Perhaps you noticed: it’s prom season. For guys that means suits and, generally, a fair bit of uncertainty. That’s normal. Many teenagers are unfamiliar with suits. What’s a cool suit? There will definitely be photos taken, so you want to come correct. Should you purchase or rent?

Let us make this simple. You should definitely buy. And you should buy from the British brand Topman – which is distributed in the U.S. exclusively through Topman and Nordstrom. Forget tuxedos. Get a hip, affordable, easy-to-wear Topman suit. Done.

There was no Topman in 1981, which is when Nordstrom Senior Designer Tim Haywood went to prom. Things were more complicated then. Feeling the spirit of the season, he took us on a walk down memory lane.

–Andrew Matson

SHOP: Topman


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Stephanie von Watzdorf is a highly-regarded fashion designer with nomadic tendencies. Before founding her fashion line, Figue, she graduated from Parsons School of Design, where she was awarded the Calvin Klein Golden Thimble. Then she worked for Yves Saint Laurent, Giorgio Armani, Ralph Lauren and Tory Burch. Her personal life is equally impressive. Stephanie was born on the outskirts of Paris. She travels incessantly, far and wide, with her photographer husband for work and for pleasure.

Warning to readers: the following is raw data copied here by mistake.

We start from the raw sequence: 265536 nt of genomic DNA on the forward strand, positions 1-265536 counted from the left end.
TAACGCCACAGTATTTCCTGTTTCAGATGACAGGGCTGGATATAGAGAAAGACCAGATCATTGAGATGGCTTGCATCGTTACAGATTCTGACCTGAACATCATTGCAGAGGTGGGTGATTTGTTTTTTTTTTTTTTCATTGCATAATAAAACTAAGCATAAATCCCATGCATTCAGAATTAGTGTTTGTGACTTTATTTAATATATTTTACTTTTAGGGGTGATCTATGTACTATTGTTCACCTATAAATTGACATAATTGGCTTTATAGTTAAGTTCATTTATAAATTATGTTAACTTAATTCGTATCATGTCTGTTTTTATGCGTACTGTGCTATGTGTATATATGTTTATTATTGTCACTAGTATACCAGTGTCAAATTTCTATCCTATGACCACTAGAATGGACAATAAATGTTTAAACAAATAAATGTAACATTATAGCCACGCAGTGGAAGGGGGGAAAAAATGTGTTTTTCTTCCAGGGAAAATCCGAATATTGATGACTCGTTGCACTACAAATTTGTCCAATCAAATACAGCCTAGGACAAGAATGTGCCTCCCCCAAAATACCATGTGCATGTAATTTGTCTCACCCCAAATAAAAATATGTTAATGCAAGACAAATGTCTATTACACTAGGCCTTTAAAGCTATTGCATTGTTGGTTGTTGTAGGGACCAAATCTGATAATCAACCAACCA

Her life seems truly bohemian. And her fashions are like wearable wanderlust.

Stephanie von Watzdorf

Stephanie von Watzdorf in Haiti

When traveling, especially a lot, nothing is more important than your footwear. Stephanie knows this well and her travels inform what she wears and creates, often with the aid of local artisans. Her designs, like her Scaramouche sandals crafted in India from supple leather, reflect regional and traditional styles. Suffering for fashion has its limitations—especially when crossing borders and wandering foreign cities—but with Figue sandals, there’s no need to sacrifice your feet or your outfit.

We caught up with the chic trekker to talk about travel, photography (she shared some pics from trips to Kenya and Tanzania) and sandals.

You’re an avid traveler. Where have you been recently? 

Recently I was on the coast of Kenya on three different islands: Manda Bay, Kiwayu and Lamu. It was an adventure, and warm and sunny, filled with joyous people and charm. Think Robinson Crusoe—no cars, only donkeys and boats for transportation. Life is beautiful and simply heaven in this part of the world.